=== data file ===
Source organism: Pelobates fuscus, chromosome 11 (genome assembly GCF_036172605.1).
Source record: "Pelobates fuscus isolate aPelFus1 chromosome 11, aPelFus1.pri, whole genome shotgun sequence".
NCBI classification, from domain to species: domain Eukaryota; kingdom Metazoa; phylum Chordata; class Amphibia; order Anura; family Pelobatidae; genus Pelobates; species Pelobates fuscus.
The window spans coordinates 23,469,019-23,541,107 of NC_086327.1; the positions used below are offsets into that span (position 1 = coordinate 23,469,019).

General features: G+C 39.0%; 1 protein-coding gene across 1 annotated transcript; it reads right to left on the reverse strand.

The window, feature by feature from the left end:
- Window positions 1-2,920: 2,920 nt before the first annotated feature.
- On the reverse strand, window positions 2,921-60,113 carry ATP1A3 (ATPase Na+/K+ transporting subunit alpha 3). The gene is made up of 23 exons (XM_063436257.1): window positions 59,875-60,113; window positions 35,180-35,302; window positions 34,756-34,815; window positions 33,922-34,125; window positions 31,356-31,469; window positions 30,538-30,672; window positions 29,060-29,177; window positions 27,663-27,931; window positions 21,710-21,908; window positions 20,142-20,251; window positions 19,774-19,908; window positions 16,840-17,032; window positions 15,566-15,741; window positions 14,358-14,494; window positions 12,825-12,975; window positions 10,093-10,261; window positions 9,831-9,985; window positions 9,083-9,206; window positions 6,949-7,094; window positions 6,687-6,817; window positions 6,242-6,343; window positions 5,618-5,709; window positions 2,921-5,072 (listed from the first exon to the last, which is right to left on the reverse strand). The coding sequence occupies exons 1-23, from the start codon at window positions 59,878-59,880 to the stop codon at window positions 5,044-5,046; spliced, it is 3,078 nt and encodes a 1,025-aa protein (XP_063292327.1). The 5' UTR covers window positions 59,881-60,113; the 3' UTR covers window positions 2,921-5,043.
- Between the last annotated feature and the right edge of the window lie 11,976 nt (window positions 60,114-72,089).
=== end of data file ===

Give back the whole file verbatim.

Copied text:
Source organism: Pelobates fuscus, chromosome 11 (genome assembly GCF_036172605.1).
Source record: "Pelobates fuscus isolate aPelFus1 chromosome 11, aPelFus1.pri, whole genome shotgun sequence".
NCBI classification, from domain to species: domain Eukaryota; kingdom Metazoa; phylum Chordata; class Amphibia; order Anura; family Pelobatidae; genus Pelobates; species Pelobates fuscus.
The window spans coordinates 23,469,019-23,541,107 of NC_086327.1; the positions used below are offsets into that span (position 1 = coordinate 23,469,019).

General features: G+C 39.0%; 1 protein-coding gene across 1 annotated transcript; it reads right to left on the reverse strand.

The window, feature by feature from the left end:
- Window positions 1-2,920: 2,920 nt before the first annotated feature.
- On the reverse strand, window positions 2,921-60,113 carry ATP1A3 (ATPase Na+/K+ transporting subunit alpha 3). The gene is made up of 23 exons (XM_063436257.1): window positions 59,875-60,113; window positions 35,180-35,302; window positions 34,756-34,815; window positions 33,922-34,125; window positions 31,356-31,469; window positions 30,538-30,672; window positions 29,060-29,177; window positions 27,663-27,931; window positions 21,710-21,908; window positions 20,142-20,251; window positions 19,774-19,908; window positions 16,840-17,032; window positions 15,566-15,741; window positions 14,358-14,494; window positions 12,825-12,975; window positions 10,093-10,261; window positions 9,831-9,985; window positions 9,083-9,206; window positions 6,949-7,094; window positions 6,687-6,817; window positions 6,242-6,343; window positions 5,618-5,709; window positions 2,921-5,072 (listed from the first exon to the last, which is right to left on the reverse strand). The coding sequence occupies exons 1-23, from the start codon at window positions 59,878-59,880 to the stop codon at window positions 5,044-5,046; spliced, it is 3,078 nt and encodes a 1,025-aa protein (XP_063292327.1). The 5' UTR covers window positions 59,881-60,113; the 3' UTR covers window positions 2,921-5,043.
- Between the last annotated feature and the right edge of the window lie 11,976 nt (window positions 60,114-72,089).